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What is a Riboflavin Deficiency?

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  • Written By: Mary McMahon
  • Edited By: Kristen Osborne
  • Last Modified Date: 11 September 2016
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A riboflavin deficiency is nutritional deficiency characterized by inadequate amounts of riboflavin, a B-vitamin that plays an important role in a number of physical and metabolic processes. Usually, when someone has a riboflavin deficiency, levels of other B-vitamins in the body are also low. This condition is treatable with riboflavin supplementation to restore levels of riboflavin and other B-vitamins, along with lifestyle changes to reduce the risk that the deficiency will recur.

Riboflavin is found in foods like dark leafy greens, almonds, kidney, cheese, milk, and liver. The vitamin is sensitive to light, and it is important to make sure that these foods are stored in light-safe areas so they do not lose nutritional value. Many people get sufficient riboflavin from their diets. People who eat imbalanced diets without enough riboflavin can develop a primary riboflavin deficiency. Vitamin deficiencies are especially common in people with alcoholism or eating disorders who eat limited diets.

In a secondary riboflavin deficiency, someone is consuming enough of the vitamin, but something in the body is interfering with absorption and uptake. The problem is most commonly located in the intestinal tract. These patients develop ariboflavinosis, the formal term for riboflavin deficiency, even though their diets are perfectly adequate. They may also have trouble absorbing and using other nutrients, in which case they can have multiple vitamin deficiencies despite eating a balanced and healthy diet.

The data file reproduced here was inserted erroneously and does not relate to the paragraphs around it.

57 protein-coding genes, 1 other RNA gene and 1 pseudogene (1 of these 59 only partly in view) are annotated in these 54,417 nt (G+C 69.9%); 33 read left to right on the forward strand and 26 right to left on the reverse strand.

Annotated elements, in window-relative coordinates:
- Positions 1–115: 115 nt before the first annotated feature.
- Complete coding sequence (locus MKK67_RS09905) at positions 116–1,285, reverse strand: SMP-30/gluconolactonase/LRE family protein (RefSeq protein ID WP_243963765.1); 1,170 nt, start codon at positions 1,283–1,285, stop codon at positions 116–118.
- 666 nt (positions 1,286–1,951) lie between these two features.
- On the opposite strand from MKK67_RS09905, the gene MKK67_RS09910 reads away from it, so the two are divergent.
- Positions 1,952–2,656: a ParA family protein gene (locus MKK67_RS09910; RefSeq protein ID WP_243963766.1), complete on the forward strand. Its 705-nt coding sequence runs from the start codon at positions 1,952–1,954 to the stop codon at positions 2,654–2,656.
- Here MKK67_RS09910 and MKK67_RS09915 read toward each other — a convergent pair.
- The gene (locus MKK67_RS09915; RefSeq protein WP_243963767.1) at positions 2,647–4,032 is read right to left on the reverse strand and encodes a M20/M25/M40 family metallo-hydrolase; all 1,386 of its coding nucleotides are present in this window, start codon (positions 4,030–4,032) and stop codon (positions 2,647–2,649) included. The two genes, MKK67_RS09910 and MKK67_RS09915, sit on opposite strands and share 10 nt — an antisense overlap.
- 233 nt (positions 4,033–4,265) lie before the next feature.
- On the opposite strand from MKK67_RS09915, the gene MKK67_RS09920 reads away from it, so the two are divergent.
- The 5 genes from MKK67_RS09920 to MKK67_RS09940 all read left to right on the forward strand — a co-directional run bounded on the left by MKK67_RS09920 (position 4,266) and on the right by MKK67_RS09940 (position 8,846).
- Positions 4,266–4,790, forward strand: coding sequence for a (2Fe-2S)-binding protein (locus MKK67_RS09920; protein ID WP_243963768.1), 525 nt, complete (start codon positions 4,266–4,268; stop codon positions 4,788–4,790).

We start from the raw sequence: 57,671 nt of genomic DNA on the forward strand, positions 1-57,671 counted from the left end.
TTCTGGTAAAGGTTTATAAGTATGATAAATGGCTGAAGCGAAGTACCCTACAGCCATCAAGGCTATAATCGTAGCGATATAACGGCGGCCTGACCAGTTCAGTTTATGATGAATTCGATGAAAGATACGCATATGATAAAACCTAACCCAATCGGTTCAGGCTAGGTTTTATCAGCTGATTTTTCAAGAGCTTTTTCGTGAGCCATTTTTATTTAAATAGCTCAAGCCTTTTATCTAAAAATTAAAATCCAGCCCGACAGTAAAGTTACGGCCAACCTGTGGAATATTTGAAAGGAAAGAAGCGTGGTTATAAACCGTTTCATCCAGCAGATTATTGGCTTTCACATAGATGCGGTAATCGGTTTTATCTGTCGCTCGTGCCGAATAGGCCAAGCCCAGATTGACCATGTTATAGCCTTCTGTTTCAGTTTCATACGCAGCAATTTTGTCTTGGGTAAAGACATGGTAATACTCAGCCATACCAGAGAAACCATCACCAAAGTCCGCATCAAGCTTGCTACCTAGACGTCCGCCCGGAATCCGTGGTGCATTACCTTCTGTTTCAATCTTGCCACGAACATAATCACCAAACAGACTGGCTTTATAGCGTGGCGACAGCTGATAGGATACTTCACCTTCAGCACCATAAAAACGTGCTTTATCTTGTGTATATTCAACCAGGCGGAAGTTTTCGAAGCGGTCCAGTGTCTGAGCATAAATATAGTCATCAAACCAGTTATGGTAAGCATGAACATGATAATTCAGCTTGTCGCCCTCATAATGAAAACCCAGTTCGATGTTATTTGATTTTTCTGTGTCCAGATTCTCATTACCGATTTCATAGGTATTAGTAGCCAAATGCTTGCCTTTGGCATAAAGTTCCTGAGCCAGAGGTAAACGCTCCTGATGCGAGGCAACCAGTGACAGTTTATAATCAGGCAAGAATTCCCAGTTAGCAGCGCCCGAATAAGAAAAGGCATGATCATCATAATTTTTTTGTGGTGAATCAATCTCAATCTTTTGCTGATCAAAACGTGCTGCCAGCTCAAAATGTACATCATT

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Riboflavin deficiency symptoms include cracked, sore skin, fissures at the side of the mouth, sore throat, and gastrointestinal distress. Patients can be given a blood test to check on riboflavin levels in the blood and to look for other B-vitamins. A patient interview will be conducted to learn more about what the patient is eating. If the patient's diet appears to provide adequate sources of riboflavin, secondary ariboflavinosis will be suspected and additional diagnostic testing may be needed to find out why the person is not able to absorb riboflavin.

The immediate treatment for riboflavin deficiency is supplementation with riboflavin, usually in the form of oral vitamin pills. Periodic tests can be conducted to determine when levels of the vitamin have stabilized. The patient will also be advised to continue taking supplements and to consider making some dietary changes to reduce the risk of developing this condition again. In people with secondary riboflavin deficiency, additional treatment options may need to be explored to address the medical issue that is causing problems with vitamin absorption and utilization.

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Perdido
Post 7

I have read that soaking or boiling dark leafy greens can deplete them of their riboflavin and other vitamins. I have also read that adding salad dressing or olive oil to them helps your body absorb the riboflavin.

Because of this, I altered my cooking methods. I saute broccoli in olive oil or steam it in a steamer so that water doesn’t soak its nutrition out.

I have started eating salads of arugula and spinach with dressing on top. I want to lock in those nutrients and make it easy for my body to take them in.

I find that sauteed or steamed broccoli tastes much better than boiled broccoli, anyway. The olive oil adds something to it, and the cooking method preserves the flavor along with the vitamins.

lighth0se33
Post 6